accesso Blog Series: Viewing Clients as Guests.

**accesso** Blog Series: Viewing Clients as Guests.
Accesso Clients Guests Blog

I grew up in Estes Park, Col­orado. It’s a small moun­tain town at the entrance to Rocky Moun­tain Nation­al Park, whose econ­o­my is almost sole­ly based on tourism. From a young age, I learned that hap­py cus­tomers were the key to a suc­cess­ful sum­mer, and many of them returned year after year to the same restau­rants and shops. The leisure and enter­tain­ment indus­try must be in my blood, because after col­lege I moved to Orlan­do to start my career at Walt Dis­ney World. Dis­ney taught me to take cus­tomer ser­vice to the next lev­el, view­ing the patrons as guests in our home and to do every­thing with­in our pow­er to make them com­fort­able and exceed their expec­ta­tions. As with many in our indus­try, my jour­ney has tak­en me from oper­a­tions to sup­port, from front line to lead­er­ship, and from Orlan­do to around the world. The one con­stant that I can always count on in any role or any cul­ture is that world class guest ser­vice is always paramount. 

When my path brought me to acces­so, I imme­di­ate­ly con­nect­ed with the con­cept of treat­ing the client as a guest. From my first day it was evi­dent that the acces­so team were com­plete­ly com­mit­ted to the clients’ sat­is­fac­tion. My first meet­ing was a week­ly team recap that focused on which attrac­tions were get­ting ready to open for the sea­son, which had spe­cial events run­ning, and gen­er­al­ly what we need­ed to do that week to ensure that those clients ran smooth­ly. A do what­ev­er it takes” atti­tude was evi­dent not only in my Client Ser­vices team, but also with the soft­ware engi­neers, QA team, and net­work group. Even though I was new to the tech­nol­o­gy field, it was easy to apply a life­time of guest ser­vice lessons to the rela­tion­ships I had with our clients. I quick­ly learned that to be suc­cess­ful, a Soft­ware as a Ser­vice (SaaS) busi­ness needs to place an equal empha­sis on the Soft­ware” and the Ser­vice.”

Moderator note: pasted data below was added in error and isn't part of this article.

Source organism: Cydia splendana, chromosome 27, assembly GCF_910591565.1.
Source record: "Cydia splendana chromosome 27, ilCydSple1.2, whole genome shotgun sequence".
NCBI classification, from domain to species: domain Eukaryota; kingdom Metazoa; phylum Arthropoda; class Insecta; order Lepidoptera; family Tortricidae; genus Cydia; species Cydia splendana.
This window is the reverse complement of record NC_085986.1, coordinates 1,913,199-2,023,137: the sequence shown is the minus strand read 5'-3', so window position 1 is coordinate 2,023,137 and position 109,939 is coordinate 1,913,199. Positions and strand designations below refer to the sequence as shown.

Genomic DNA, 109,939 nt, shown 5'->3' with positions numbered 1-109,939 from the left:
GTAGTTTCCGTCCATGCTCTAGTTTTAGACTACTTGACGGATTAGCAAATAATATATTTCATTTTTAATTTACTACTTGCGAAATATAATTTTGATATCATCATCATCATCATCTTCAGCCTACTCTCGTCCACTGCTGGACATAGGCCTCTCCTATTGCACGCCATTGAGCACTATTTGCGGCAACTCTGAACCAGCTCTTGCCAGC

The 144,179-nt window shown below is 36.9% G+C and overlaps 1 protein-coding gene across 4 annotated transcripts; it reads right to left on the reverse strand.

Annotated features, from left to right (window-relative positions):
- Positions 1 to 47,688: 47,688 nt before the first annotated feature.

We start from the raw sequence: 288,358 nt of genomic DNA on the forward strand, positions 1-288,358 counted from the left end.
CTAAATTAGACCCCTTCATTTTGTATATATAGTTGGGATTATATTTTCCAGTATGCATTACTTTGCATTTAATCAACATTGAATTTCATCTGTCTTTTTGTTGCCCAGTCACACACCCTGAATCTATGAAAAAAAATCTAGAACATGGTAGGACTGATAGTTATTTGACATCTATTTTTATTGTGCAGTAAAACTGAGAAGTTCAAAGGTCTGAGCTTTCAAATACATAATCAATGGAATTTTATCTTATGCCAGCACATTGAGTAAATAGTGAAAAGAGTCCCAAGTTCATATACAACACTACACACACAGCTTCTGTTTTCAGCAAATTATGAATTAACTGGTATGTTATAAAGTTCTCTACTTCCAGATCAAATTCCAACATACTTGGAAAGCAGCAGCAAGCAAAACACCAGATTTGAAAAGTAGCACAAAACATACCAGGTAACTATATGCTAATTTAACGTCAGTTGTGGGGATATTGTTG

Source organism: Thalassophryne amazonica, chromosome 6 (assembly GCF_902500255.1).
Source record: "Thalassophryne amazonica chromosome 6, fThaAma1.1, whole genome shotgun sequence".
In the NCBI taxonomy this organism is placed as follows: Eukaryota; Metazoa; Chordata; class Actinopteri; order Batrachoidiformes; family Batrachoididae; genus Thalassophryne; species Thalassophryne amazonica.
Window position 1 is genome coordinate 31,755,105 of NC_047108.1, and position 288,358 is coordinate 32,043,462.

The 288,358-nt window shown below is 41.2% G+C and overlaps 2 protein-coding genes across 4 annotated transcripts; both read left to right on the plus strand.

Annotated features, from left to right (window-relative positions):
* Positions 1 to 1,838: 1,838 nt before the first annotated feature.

How can you ensure that your ven­dors are pro­vid­ing you world-class ser­vice? Through my own expe­ri­ence, I’ve found four aspects of guest ser­vice to be the most important.

1. A true com­mit­ment to Part­ner­ship.
There are hun­dreds of ven­dors to choose from, each of whom like­ly pro­vides a qual­i­ty prod­uct or ser­vice. (Oth­er­wise, they would be out of busi­ness!) The real dif­fer­ence comes in find­ing a ven­dor that views them­selves not as a sup­pli­er, but rather as a part­ner with their client. I want some­one who is as invest­ed in my busi­ness as I am, and takes care to ensure that my needs are antic­i­pat­ed, met, and exceed­ed. After the sale is closed, what does the rela­tion­ship look like? Do I have a per­son­al con­nec­tion with some­one at the ser­vice provider? Do they know me? Do they know my busi­ness? We all wear sev­er­al dif­fer­ent hats, and I need to know that some­one has my back while I’m out recruit­ing, or train­ing, or oper­at­ing dur­ing the sea­son. I want to know that I can count on some­one through­out the year, not just when the con­tract is up for renewal.



2. Sup­port hours that match your busi­ness.
We work while oth­ers play.” I learned that phrase the first day at Dis­ney, and it’s stuck with me all these years. The attrac­tions indus­try is busiest when chil­dren are out of school, fam­i­lies are on hol­i­day, and when peo­ple with 9 – 5 jobs get off of work. That’s been a fact since my first job in Col­orado, and cer­tain­ly con­tin­ues to this day. When I was in park oper­a­tions, noth­ing frus­trat­ed me more than need­ing assis­tance from a sup­port area and get­ting someone’s voice mail (or even worse – a phone that rang for­ev­er with­out any­one answer­ing!). How was I sup­posed to take care of the upset guests stand­ing in front of me? When I moved out of oper­a­tions into sup­port roles, I vowed nev­er to let that hap­pen to areas that I super­vised. You should demand 247 sup­port from real peo­ple – because after all your guests sure do!